I did notice that OS 10.2 did identify the CPU as a G3 though this didn’t seem to really affect anything.

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Another upgrade I tried out as adding a PCI ATA133 card to match with the installed Maxtor ATA133 hard drive. This created noticeable faster booting times.

All an all another solid G4 machine from Apple. The Sawtooth does a modest job of improving on the Yikes G4 (a machine I hope to one day cover) but doesn’t offer anything to dramatic. Again, this is machine would certainly make a nice 90’s Mac gaming rig with a CPU that falls into the area of being capable but not to fast. The case is also rather nice being built quite solidly compared to earlier “brittletosh” cases and is also super easy to access and work on. I’ve never had any issues with the G4 processor and its always a treat to work with. These machines can also be found very cheaply so don’t hesitate to pick one up.

 

Some time ago I wrote an article on the Power Macintosh G3 minitower. In This article we are going to take a look at the desktop version of the same G3 and also look at a few minor upgrades I have performed.

Here is my rather yellowed but otherwise in good shape G3 desktop also known as an “Outrigger” case.  The G3 desktop was apples last traditional desktop Macintosh and more or less uses the exact same case as the 7500 and 7600 series I’ve covered in the past. Same speaker on the left and same available drive bays. Mine came with a 1.44mb floppy drive in the obvious floppy drive spot as well as a 24x speed CD-ROM drive below that and a 100mb ZIP drive which were not to uncommon on these machines. The floppy drives on these machines though are powered via a propietary floppy cable and do not have a molex connector on them. I’m unsure if you can use a regular floppy drive.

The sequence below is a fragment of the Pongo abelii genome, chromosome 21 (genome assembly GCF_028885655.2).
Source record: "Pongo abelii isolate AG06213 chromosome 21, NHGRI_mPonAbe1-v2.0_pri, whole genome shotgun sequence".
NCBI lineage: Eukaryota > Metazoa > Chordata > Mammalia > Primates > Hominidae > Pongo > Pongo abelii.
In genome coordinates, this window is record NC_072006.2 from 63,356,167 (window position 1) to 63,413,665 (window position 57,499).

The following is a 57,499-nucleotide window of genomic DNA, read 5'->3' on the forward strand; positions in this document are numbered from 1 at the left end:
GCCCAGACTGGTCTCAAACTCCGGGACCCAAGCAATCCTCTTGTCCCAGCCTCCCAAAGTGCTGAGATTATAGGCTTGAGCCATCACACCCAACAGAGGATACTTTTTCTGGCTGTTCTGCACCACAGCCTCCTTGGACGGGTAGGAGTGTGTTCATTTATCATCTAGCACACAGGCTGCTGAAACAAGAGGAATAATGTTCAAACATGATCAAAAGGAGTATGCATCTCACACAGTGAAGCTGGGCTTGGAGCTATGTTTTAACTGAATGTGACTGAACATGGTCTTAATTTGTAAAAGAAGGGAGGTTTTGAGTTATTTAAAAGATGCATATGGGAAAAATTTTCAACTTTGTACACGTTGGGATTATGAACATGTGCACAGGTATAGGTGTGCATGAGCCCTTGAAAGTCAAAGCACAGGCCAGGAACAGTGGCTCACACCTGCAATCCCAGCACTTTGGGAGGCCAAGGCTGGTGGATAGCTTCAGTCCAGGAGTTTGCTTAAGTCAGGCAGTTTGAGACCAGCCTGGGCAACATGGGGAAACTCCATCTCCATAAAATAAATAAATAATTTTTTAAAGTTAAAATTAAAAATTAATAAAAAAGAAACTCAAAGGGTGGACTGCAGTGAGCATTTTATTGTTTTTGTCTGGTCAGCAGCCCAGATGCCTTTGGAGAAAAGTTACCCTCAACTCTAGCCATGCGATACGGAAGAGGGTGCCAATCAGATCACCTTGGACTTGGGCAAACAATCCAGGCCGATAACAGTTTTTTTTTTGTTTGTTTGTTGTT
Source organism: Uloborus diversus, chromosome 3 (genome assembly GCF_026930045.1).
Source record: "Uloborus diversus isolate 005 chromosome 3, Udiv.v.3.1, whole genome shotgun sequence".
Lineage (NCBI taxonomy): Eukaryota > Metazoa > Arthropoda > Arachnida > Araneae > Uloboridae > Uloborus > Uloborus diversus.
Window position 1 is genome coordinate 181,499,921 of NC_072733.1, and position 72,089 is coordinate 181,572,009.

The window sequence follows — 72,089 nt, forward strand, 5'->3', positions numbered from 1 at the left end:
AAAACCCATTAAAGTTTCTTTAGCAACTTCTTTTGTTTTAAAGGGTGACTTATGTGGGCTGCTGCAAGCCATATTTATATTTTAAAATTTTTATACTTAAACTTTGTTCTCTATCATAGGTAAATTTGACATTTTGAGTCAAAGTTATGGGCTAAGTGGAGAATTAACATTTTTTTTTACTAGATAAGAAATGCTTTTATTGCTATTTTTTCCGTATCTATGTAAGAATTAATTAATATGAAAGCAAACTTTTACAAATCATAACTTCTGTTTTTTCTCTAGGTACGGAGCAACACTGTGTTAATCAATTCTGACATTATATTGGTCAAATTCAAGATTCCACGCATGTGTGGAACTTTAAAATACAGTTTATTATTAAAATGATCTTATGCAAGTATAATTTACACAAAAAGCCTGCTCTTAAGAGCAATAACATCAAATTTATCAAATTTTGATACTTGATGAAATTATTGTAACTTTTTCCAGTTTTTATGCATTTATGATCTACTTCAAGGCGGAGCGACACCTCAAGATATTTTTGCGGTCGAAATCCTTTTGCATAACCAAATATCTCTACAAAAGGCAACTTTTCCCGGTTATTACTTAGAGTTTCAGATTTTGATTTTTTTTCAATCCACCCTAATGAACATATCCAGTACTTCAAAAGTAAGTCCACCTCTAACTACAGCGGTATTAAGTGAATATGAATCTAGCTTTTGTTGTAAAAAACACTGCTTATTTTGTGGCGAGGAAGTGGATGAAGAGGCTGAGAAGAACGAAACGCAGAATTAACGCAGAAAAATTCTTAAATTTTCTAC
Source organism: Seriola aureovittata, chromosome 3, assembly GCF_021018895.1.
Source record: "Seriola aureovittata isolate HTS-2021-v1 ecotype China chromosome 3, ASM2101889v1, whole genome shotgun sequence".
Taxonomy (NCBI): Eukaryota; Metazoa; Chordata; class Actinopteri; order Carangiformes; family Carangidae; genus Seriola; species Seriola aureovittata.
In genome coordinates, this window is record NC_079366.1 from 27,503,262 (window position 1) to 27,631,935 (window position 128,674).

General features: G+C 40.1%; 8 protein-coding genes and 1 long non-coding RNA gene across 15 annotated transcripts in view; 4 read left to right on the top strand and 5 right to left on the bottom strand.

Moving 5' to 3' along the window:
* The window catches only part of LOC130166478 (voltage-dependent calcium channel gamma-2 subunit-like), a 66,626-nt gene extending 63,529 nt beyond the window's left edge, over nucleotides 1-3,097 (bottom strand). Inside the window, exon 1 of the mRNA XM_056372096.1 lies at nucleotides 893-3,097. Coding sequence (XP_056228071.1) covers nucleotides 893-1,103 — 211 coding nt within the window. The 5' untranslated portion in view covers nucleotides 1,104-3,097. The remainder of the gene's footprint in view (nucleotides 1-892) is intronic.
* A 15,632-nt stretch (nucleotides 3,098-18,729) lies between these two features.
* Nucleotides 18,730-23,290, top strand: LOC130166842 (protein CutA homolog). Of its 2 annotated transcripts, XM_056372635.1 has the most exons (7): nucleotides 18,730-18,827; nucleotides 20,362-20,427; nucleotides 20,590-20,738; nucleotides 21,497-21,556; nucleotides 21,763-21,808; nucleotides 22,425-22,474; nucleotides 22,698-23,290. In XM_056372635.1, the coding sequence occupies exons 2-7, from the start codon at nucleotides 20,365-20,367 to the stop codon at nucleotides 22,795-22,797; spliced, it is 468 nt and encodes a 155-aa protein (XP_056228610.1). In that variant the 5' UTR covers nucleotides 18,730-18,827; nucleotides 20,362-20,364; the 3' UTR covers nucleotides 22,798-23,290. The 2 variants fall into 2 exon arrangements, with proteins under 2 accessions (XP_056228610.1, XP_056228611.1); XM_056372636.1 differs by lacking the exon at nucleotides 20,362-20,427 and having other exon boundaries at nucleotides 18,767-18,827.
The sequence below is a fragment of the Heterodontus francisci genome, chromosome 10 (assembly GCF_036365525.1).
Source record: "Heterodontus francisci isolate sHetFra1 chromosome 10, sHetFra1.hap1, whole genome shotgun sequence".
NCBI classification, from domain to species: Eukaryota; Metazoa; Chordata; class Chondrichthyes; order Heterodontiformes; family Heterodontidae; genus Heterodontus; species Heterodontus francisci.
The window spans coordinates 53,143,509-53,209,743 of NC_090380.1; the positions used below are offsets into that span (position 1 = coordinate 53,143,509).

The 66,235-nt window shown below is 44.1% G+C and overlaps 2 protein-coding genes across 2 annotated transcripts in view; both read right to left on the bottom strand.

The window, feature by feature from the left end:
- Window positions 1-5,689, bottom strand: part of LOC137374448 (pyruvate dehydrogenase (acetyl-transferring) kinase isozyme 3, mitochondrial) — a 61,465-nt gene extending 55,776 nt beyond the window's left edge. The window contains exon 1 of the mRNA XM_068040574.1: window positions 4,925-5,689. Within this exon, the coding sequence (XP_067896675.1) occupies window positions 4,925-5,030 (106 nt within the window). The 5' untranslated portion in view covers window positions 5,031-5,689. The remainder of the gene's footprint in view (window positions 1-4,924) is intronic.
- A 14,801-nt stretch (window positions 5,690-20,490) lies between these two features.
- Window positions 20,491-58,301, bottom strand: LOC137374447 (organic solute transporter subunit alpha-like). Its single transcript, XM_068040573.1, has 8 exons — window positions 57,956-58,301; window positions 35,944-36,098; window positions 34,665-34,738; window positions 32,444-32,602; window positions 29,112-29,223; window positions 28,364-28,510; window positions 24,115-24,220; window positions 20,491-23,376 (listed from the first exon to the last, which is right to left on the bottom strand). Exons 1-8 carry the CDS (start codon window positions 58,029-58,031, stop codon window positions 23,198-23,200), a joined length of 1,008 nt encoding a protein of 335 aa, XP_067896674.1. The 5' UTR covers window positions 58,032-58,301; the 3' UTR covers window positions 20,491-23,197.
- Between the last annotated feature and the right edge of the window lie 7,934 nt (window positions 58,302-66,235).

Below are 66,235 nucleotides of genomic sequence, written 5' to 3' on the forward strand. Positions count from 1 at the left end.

Here we see the back of the case which is similar but a little different then the 7500 or 7600 due to a different motherboard. There are three slots for expansion cards located on the far right.

We have a power connector and a pass through for a monitor top center and starting at the bottom left we have a SCSI connector followed by a lone ADB port followed by a Ethernet jack and then modem and printer jacks. Lastly we have a display jack for the built in graphics. To the right of the display jack we have another modem jack that my model came with as well as jacks for the audio, a audio out and mic input. This section may vary since it can be swapped out with various “personality cards” which I’ll talk about when we get to the motherboard portion.

Taking the top of the case off reveals pretty much the exact same thing we saw with the 7500/7600 machines.

Opening up the plastic folds and lifting the drive bay compartments reveals the motherboard as well as a space for a hard drive which is mounted on a sled much like in the drive bays. Mine came with the original 4GB hard drive and OS 8.6. The motherboard is much smaller then the motherboard of the 7500 or 7600 in the same case.

Here we have the drive and its sled removed.

The motherboard in the desktop model uses the exact same board as was found in the minitower.

Here is a closer shot of the area on the board were going to look at first with the CPU, RAM and ROM.

1 ) CPU – The G3 macs including the desktop models all used the PowerPC G3 750 CPU. The Desktop model came most commonly with a 233 or 266mhz CPU with 512k6 of L2 backside cache. They also came with a 300mhz CPU with 1mb of L2 cache option. My model was originally a 266mhz version but I upgraded mine to a 300mhz CPU with the 1mb of L2 cache.

The CPU modules have the L2 cache on them and install pretty much like you would on a PC  with a ZIF socket. You simply remove the heatsink, lift the lever and remove and replace your CPU. Keep in mind to change the CPU speed you will need to set jumpers on these motherboards which I will detail further down the page. When I replaced my 266mhz CPU with a 300mhz version it was still running at 266mhz until I set the jumpers although it was detecting the full 1mb of L2 cache as opposed to the 512kb on the original CPU.

2 ) RAM – the G3 has 3 RAM slots for PC66 SDRAM. Generally the machine sold with 32 to 64mb of RAM but is expandable up to 768MB. I have mine with the full 768mb of RAM. You can use faster PC100 or 133 RAM but it will operate as PC66.

Also keep in mind your going to want lower profile RAM since if the RAM is even a little taller then the stock CPU heatsink its going to cause issues with the top fitting. you can make it work but its awkward and pressed down on the motherboard.

Also of note for games. If you are experiencing audio stutter in games as in the example below TURN OFF virtual memory in the OS.